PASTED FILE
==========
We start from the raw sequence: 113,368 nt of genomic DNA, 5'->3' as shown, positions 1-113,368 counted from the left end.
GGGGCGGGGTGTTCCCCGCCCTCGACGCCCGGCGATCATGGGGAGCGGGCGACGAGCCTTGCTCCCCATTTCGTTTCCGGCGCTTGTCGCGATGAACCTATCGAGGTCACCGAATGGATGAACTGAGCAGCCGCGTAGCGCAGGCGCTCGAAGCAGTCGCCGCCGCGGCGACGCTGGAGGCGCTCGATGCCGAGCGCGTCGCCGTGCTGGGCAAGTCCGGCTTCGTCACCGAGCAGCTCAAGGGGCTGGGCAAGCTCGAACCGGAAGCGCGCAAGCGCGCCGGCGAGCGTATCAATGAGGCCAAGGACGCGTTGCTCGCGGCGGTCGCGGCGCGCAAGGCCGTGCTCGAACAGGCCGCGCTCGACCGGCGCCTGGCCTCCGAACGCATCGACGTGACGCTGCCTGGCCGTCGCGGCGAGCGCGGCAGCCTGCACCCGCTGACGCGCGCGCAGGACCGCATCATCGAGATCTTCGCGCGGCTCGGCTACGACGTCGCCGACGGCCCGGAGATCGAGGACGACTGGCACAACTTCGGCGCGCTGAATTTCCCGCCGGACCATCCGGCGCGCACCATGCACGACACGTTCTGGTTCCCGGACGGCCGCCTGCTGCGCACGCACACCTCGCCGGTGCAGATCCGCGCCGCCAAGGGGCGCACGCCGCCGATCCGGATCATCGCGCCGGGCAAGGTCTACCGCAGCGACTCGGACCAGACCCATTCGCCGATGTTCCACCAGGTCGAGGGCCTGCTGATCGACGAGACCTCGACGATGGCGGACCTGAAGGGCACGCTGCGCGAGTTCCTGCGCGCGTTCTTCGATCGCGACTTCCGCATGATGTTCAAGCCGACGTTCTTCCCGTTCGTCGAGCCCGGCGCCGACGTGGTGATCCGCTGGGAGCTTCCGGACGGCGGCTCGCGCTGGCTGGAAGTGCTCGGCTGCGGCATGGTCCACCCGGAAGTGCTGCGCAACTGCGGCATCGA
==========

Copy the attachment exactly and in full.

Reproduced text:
We start from the raw sequence: 113,368 nt of genomic DNA, 5'->3' as shown, positions 1-113,368 counted from the left end.
GGGGCGGGGTGTTCCCCGCCCTCGACGCCCGGCGATCATGGGGAGCGGGCGACGAGCCTTGCTCCCCATTTCGTTTCCGGCGCTTGTCGCGATGAACCTATCGAGGTCACCGAATGGATGAACTGAGCAGCCGCGTAGCGCAGGCGCTCGAAGCAGTCGCCGCCGCGGCGACGCTGGAGGCGCTCGATGCCGAGCGCGTCGCCGTGCTGGGCAAGTCCGGCTTCGTCACCGAGCAGCTCAAGGGGCTGGGCAAGCTCGAACCGGAAGCGCGCAAGCGCGCCGGCGAGCGTATCAATGAGGCCAAGGACGCGTTGCTCGCGGCGGTCGCGGCGCGCAAGGCCGTGCTCGAACAGGCCGCGCTCGACCGGCGCCTGGCCTCCGAACGCATCGACGTGACGCTGCCTGGCCGTCGCGGCGAGCGCGGCAGCCTGCACCCGCTGACGCGCGCGCAGGACCGCATCATCGAGATCTTCGCGCGGCTCGGCTACGACGTCGCCGACGGCCCGGAGATCGAGGACGACTGGCACAACTTCGGCGCGCTGAATTTCCCGCCGGACCATCCGGCGCGCACCATGCACGACACGTTCTGGTTCCCGGACGGCCGCCTGCTGCGCACGCACACCTCGCCGGTGCAGATCCGCGCCGCCAAGGGGCGCACGCCGCCGATCCGGATCATCGCGCCGGGCAAGGTCTACCGCAGCGACTCGGACCAGACCCATTCGCCGATGTTCCACCAGGTCGAGGGCCTGCTGATCGACGAGACCTCGACGATGGCGGACCTGAAGGGCACGCTGCGCGAGTTCCTGCGCGCGTTCTTCGATCGCGACTTCCGCATGATGTTCAAGCCGACGTTCTTCCCGTTCGTCGAGCCCGGCGCCGACGTGGTGATCCGCTGGGAGCTTCCGGACGGCGGCTCGCGCTGGCTGGAAGTGCTCGGCTGCGGCATGGTCCACCCGGAAGTGCTGCGCAACTGCGGCATCGA